Through the efforts of recreational programs, city pools and large organizations (including USA Swimming), most children, especially those living in warm climates, learn to swim. However, participation in swim clubs and teams has plateaued, with other sports gaining the interest and participation of pre-teen children and their parents. USA swimming wanted to understand the perceived benefits and challenges, from the parents’ point-of-view, of a child’s participation in organized swimming programs.


In Denver and Phoenix, we conducted intercept interviews with parents of recreational and club swimmers. These short interviews took place poolside, with children either splashing around in the pool or working on their strokes as part of an organized swim practice.

With the former, we discussed their perceptions about organized swimming: who participates, availability in local areas, perceived time commitment, benefits for children and comparison of swimming to other organized sport options. With the latter we discussed the overall experience of being a “swim parent” including how that experience compares to other sports their children have tried (or may be actively participating in concurrently with swimming). Importantly, we explored how the parents’ perceptions of swim team were confirmed or adjusted once their children began actively participating and how their children benefitted from joining a swim team.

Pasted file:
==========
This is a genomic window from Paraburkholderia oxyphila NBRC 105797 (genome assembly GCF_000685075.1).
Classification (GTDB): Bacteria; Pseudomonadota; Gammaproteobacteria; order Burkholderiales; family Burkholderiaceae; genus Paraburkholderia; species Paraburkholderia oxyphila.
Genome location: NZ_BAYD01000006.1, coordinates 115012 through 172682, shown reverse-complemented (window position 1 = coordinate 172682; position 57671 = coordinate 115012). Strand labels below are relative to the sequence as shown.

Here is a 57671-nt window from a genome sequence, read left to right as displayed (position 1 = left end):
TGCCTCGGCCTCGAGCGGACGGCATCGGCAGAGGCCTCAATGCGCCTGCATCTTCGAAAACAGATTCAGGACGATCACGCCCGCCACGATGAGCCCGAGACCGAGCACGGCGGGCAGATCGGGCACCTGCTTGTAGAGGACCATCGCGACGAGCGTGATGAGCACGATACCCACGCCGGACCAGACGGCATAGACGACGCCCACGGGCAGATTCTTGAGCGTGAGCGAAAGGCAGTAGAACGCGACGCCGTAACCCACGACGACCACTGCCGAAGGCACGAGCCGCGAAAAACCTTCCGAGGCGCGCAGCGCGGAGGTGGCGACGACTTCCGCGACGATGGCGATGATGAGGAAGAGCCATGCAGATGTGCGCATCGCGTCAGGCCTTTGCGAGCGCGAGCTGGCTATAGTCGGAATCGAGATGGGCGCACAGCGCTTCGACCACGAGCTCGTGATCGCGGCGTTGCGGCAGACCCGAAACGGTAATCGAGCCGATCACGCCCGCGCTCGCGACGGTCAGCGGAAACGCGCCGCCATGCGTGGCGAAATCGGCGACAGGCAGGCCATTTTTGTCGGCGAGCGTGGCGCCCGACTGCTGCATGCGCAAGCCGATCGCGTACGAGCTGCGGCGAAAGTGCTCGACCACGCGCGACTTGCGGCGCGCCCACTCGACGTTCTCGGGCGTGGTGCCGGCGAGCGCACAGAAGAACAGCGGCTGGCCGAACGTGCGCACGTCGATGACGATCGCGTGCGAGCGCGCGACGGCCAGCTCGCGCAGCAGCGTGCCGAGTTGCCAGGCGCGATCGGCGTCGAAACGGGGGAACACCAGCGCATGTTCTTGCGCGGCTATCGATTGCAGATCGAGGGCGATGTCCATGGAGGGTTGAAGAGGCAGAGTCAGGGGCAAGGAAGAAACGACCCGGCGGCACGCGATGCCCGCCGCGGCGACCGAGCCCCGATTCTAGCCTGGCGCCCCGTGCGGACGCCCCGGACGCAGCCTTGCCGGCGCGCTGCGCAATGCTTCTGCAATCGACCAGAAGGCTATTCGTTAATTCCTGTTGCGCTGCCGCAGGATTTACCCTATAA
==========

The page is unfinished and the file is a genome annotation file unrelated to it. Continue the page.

We learned that many of the benefits of swim team, for children, were unimagined by parents until their children began to actively participate. This was confirmed by talking to many parents of recreational swimmers who were either unaware of swim teams for children or who thought of swim team as a place where kids could get good exercise, but understood few benefits beyond the physical element. Parents of current team swimmers, however, see swim teams as offering a range of benefits for their children beyond the physical. They see swim teams as helping their children develop higher self-esteem, a healthy experience with competition, success in setting and meeting goals, a sense of improvement and the overall benefit of competing both as an individual and as part of a team. These findings are expected to be implemented across a variety of USA Swimming platforms and programs.

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